Beer is on the South Devon coast between Sidmouth and Lyme Regis and has many attractions. It is on the stretch known as the Jurassic Coast – a World Heritage Site. If you know what you are looking for, you can see the evidence of around 185 million years of Earth’s history in the high cliffs.
Beer is a working fishing port with lots to see and enjoy, including sea fishing trips where you can catch fish to bring home for dinner.
Beer Beach Boats
Beer is perhaps not as well known as the holiday resorts of Sidmouth, Seaton and Lyme Regis along the same stretch. However it is an attractive place and also a vibrant fishing port with a plethora of art and craft shops.
It is not so much a beach for sunbathing and swimming , but rather for wandering and watching the boats and their occupants coming and going. You can marvel at the high cliffs as they provide shelter for the bay on a windy day and then enjoy a cup of tea right on the beach from one of the two seaside cafes.
It is quite a peaceful place to visit – at least outside of the main season. Free parking can often be found by driving right down through the town almost to the sea and then turning right up the hill. There is no train station but Beer is on the route of the Jurassic bus that travels between Exeter and Weymouth. You can buy a day ticket and then leave the bus along the route as you please. It is actually a very good way to explore the coast and countryside from the top deck of a double decker bus.
Beer Stone Quarry
Beer is perhaps most known for its stone which has been quarried here since Roman times. Perhaps the most significant local example of its use is the magnificent Exeter Cathedral. Beer stone appears in many major buildings and Cathedrals including Westminster Abbey in London. You can tour the Beer stone caves where you’ll get an insight into its uses. You’ll also hear about the smugglers who used the caves and see how today they provide a wonderful refuge for bats.
The stone quarry is enjoyable, but the real beauty of Beer is the seafront. It is here you can watch the fishing boats being winched up onto the beach as there is no harbour. They are pulled by a series of long poles.
The shoreline is very steep so it is no mean feat! The winch does most of the work, but people are still needed to manage the poles as the boat gets further up the steep incline.
There are always many boats on the beach and that just adds to the attraction of the place. This is a working beach and there always seems to be plenty of activity.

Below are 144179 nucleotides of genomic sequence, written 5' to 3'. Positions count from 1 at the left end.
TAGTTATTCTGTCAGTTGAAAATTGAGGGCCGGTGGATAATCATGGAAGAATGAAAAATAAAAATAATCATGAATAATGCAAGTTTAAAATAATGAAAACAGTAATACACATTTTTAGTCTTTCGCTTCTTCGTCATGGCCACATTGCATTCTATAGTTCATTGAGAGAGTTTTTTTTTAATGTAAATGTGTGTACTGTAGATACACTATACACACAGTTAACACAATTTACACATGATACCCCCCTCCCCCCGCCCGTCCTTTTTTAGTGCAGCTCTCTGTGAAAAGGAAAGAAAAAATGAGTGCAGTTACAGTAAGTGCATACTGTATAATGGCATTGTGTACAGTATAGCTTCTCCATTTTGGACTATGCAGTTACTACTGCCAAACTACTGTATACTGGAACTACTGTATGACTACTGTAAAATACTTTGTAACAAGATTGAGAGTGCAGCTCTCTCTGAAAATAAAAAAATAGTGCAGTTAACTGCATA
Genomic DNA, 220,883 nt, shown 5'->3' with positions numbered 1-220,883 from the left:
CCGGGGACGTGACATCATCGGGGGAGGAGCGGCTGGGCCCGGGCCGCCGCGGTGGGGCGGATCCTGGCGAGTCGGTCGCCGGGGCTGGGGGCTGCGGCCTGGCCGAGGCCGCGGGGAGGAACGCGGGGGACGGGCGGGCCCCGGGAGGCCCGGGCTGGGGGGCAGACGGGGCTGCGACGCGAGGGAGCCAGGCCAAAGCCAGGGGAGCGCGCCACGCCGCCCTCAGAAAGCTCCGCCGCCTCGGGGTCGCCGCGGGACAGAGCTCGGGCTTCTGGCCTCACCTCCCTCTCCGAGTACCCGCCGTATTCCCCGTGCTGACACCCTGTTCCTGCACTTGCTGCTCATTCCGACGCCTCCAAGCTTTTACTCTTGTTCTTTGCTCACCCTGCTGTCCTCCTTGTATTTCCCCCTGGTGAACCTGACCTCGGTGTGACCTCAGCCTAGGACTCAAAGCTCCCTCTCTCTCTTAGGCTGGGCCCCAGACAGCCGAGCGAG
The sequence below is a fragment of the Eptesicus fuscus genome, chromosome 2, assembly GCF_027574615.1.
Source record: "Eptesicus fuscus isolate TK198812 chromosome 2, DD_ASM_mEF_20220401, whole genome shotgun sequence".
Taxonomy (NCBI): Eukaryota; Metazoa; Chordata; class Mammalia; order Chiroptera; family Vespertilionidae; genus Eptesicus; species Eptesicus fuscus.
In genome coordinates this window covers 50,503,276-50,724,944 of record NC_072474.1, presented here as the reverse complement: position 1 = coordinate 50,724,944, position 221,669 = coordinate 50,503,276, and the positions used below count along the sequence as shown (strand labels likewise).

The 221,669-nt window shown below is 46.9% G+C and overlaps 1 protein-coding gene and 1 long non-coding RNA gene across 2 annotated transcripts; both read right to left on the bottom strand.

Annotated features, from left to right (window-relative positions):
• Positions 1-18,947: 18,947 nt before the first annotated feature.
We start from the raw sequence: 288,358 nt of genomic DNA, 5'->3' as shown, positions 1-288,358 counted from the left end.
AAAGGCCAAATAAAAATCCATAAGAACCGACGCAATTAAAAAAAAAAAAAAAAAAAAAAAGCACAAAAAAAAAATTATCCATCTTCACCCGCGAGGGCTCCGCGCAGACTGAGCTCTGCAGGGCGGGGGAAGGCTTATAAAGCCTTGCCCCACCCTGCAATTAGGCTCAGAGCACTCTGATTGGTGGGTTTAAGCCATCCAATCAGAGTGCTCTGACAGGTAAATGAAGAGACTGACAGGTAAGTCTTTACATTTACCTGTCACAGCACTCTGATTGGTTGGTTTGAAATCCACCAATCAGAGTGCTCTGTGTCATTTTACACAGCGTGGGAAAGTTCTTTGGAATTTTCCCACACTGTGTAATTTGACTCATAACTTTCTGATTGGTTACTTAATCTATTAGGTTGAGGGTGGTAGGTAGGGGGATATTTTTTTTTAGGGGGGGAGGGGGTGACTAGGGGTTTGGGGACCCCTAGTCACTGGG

You can take a fishing trip to catch Mackerel and take your catch home for dinner. But if you would rather not catch it yourself there is usually some fresh fish for sale just near the beach!
Beer has a pebble beach, so to make walking on the beach easier convenient walkways have been laid. Otherwise it can be quite tough going on foot for any distance over the stones.
Art And Craft In Devon
If you can tear yourself away from watching the boats, you can wander up to the shops, many of which are independently owned. There are many art and craft shops, a greengrocer and perhaps surpsingly, a shop for large and tall men.
The town is very well maintained and charming with old buildings, hanging baskets and a picturesque outlook.
There are art and pottery shops to suit all tastes and a friendly welcome. It is a lovely way to idle away an hour going in and out of the shops viewing the variety of paintings, prints, glassware and ceramics.
Then when it is time for some refreshment – whether you are feeling just a little peckish or the sea air has provoked a larger appetite, there are several pubs and restaurants as well as a fish and chip shop. Generally prices are a little higher in Beer than in some of the bigger towns but the quality is good.
Beer is also a great base from which to explore the Jurassic coast. Close as it is to Sidmouth, Budleigh Salterton, Branscombe, Lyme Regis and Exmouth.
The Donkey Sanctuary
And if you want something different from the wonderful coastal views, there is the Donkey Sanctuary just a short distance away. The centre cares for several hundred donkeys, some of which have been cruelly treated in the past, and is a fabulous place to visit.
Entrance to the Donkey Sanctuary is free (although it’s a good idea to visit their website and make a donation) and there is a large car park. Visit the main centre and get to know the donkeys in the yard, then take one of the self-guided walks among the fields to see even more donkeys.
There is something really calming about donkeys. Watch them, stroke them, enjoy their presence! If you feel so moved you can even adopt a donkey.
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